The Provence and the Côte d'Azur region packs in the most incredible diversity of sights, landscapes and activities.
The coast tends to be relatively built up, with exceptions around the Camargue, the Calanques and the unspoilt Îles d'Hyères. To get away from the crowds, head inland to the sparsely populated Haute-Provence, the majestic southern Alps, the vineyards of the Var or the storybook Luberon.
Back in town, Nice is utterly delightful, its old town teeming with life and the Mediterranean lapping the shores of its promenade, whereas Marseille, France's second-biggest city, blends urban grit with culture on the rise.
And then there's Monaco, a law unto itself, with its skyscrapers, tax-haven residents, scandal-prone royal family and hedonistic fun.
The grey wolf made a much publicised comeback to the Mercantour from Italy in the 1990s, but as well as wolves you could see vultures, eagles, mountain ibexes and cute marmots.
From Europe's deepest canyons to some of its highest peaks, Haute-Provence's alpine scenery is majestic and unspoilt. Even the night sky will bowl you over with its incredible clarity.
Adrenalin junkies, Haute-Provence is for you: you can go rafting, canyoning, skydiving, bungee-jumping, mountain biking, cycling, paragliding and climbing. Hiking, in comparison, will look meek, but make no mistake: trekking here is tough.
Churches & Abbeys
Long a Protestant stronghold in a Catholic country, the Luberon is steeped in religious history, from glorious churches to peaceful abbeys.
With its rolling hills, postcard landscapes and light traffic, the Luberon is prime cycling territory. And, happily, there is plenty of help out there to facilitate your journey, from itinerary planning to luggage-carrying services.
Gordes, Ménerbes, Lacoste, Bonnieux: this is the Provence of your dreams. There are 101 ways to enjoy these stunning villages: stroll, cycle, browse the weekly market or stop for a long lunch.
Ascend giant Mont Ventoux, hike the stunning Dentelles de Montmirail, paddle below Pont du Gard or along the glassy Sorgue and breathe Provence's fresh air.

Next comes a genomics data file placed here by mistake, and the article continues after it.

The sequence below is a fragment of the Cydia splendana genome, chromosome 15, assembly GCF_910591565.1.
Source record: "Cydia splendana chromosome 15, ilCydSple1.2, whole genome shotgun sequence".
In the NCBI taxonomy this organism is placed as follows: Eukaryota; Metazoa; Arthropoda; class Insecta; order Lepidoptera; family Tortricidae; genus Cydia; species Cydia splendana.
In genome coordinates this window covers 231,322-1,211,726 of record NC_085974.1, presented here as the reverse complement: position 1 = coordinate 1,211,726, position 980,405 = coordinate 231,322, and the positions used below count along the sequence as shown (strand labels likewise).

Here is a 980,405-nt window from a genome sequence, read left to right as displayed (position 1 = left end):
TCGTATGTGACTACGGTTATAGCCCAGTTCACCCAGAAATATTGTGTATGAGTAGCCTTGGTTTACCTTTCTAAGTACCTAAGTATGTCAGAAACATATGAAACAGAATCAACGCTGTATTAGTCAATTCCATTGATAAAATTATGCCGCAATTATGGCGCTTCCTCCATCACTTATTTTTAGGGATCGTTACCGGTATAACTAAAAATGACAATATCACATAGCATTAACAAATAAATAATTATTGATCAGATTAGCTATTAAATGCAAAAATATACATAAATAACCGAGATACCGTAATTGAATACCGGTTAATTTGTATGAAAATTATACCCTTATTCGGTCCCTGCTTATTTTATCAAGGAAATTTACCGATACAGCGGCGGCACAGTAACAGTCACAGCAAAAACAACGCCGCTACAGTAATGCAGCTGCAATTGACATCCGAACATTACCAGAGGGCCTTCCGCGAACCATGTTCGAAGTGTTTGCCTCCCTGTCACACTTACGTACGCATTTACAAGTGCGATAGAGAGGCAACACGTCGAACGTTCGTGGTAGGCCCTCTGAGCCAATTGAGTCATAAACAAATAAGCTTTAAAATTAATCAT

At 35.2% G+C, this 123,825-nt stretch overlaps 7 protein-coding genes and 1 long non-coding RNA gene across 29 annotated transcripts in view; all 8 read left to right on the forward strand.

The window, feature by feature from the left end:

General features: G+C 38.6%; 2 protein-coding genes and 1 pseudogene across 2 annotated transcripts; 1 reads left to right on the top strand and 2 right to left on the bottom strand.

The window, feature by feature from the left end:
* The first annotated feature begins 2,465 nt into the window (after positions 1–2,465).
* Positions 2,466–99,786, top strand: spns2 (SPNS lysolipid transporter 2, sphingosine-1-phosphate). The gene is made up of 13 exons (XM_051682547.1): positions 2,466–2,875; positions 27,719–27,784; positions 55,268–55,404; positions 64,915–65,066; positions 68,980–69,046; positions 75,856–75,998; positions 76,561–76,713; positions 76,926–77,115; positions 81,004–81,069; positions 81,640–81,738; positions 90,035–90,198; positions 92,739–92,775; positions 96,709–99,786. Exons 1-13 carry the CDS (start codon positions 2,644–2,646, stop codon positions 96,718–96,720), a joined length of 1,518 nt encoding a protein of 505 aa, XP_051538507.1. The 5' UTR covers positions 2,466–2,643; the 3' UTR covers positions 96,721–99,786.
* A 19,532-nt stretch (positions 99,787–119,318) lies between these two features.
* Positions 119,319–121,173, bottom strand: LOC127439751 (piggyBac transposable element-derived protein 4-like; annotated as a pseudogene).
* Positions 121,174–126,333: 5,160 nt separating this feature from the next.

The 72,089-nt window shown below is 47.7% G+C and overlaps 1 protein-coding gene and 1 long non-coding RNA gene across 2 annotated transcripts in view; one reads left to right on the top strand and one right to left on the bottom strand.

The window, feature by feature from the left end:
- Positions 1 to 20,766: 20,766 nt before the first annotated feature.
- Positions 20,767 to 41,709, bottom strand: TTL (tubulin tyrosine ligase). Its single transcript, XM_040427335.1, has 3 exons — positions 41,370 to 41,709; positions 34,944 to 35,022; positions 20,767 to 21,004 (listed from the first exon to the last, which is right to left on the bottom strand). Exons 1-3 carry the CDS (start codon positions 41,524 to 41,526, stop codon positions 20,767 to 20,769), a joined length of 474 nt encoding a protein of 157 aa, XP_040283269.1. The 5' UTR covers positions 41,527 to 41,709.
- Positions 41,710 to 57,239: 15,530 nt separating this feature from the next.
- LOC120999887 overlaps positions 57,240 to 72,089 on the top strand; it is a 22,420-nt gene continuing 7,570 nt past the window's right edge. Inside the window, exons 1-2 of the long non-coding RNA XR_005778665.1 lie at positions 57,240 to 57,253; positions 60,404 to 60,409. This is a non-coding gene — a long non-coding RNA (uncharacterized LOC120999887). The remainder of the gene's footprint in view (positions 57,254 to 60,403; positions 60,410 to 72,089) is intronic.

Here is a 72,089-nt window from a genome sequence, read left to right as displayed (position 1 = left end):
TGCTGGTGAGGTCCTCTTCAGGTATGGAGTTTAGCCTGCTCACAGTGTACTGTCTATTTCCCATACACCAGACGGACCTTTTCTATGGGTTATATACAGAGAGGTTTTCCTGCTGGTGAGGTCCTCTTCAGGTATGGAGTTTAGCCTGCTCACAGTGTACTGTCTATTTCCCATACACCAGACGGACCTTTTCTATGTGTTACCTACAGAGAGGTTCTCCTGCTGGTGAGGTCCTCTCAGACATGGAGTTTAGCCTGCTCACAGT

With three of Provence's most famous wines – reds Châteauneuf-du-Pape and Gigondas, and Muscat de Beaumes-de-Venise – the Avignon region is a must for wine connoisseurs.
Romans & Popes
The Romans and the popes all decided to call the area home: find out why by exploring the ancient town of Glanum, Orange's theatre and Avignon's imposing Palais des Papes.
Camargue's specialities – its red rice, bull meat and seafood – are reminiscent of Spain. Try them, as well as modern French cuisine, in one of the area's mighty fine restaurants.
More than 500 species of bird regularly visit the Camargue, chief among them the colourful flocks of pink flamingos. The mosquitoes seem just as abundant as the birds, so pack repellent along with your binoculars!
Arles flourished under Julius Ceasar, and the town's past prosperity is still awe-inspiring: amphitheatre, theatre, necropolis and a leading mosaic-renovation centre.
The western end of the fabled Côte d'Azur brings yet more golden beaches, from the celeb-heavy, nudist-friendly sands around St-Tropez to the lesser-known coves of the Corniche des Maures.
This is the home of Provence's signature rosé wines, so spare an afternoon to visit the vineyards of Côtes de Provence, Bandol or Correns organic wine makers.
A few miles offshore lies the little archipelago of the Îles d'Hyères, where you should be able to escape the summer hustle of the coast – and with luck, find a deserted patch of sand.
You certainly won't go hungry in this part of Provence. Dine on just-landed seafood and authentic bouillabaisse in Marseille, or seek out one of the excellent Provençal restaurants dotted along the backstreets of Aix-en-Provence.
The rugged, mineral beauty of the Massif de la Ste-Baume, Les Alpilles and the Calanques has captivated painters and writers; follow in their footsteps with a walk, paddle or drive.
From Marseille's museums (such as the flagship Musée des Civilisations de l'Europe et de la Méditerranée) to the many impressive galleries and artistic sights of Aix-en-Provence, this is a region that's awash with history and culture.
It may be pint-sized, but little Monaco knows how to party – whether that means dressing to the nines and placing a bet at the famous casino, attending the opera or partying till late at a portside bar.
Monaco's royal family is a constant source of fascination: peek behind the curtain by visiting the fabulous royal palace and watching the pomp of the changing of the guard.
The highlight of Monaco's calendar is its annual grand prix, held every May. At other times, you can trace the famous circuit on foot, or visit Prince Rainier's private collection of classic cars.
Belle Epoque History
The French Riviera was all the rage in the 19th century and we can thank wintering royals and high-society divas for their legacy: meringue-like buildings, operas, casinos and promenades.
Parks & Gardens
With its mild, sunny climate, the Côte d'Azur has always been a gardener's heaven. Cue the region's many exotic, botanical and themed gardens, which reach their prime in spring.
The coast rises abruptly from the sea along the Riviera, reaching 800m in places, with mind-bending views along the way. Drive the Grande Corniche or visit Ste-Agnès or Èze for knock-out vistas.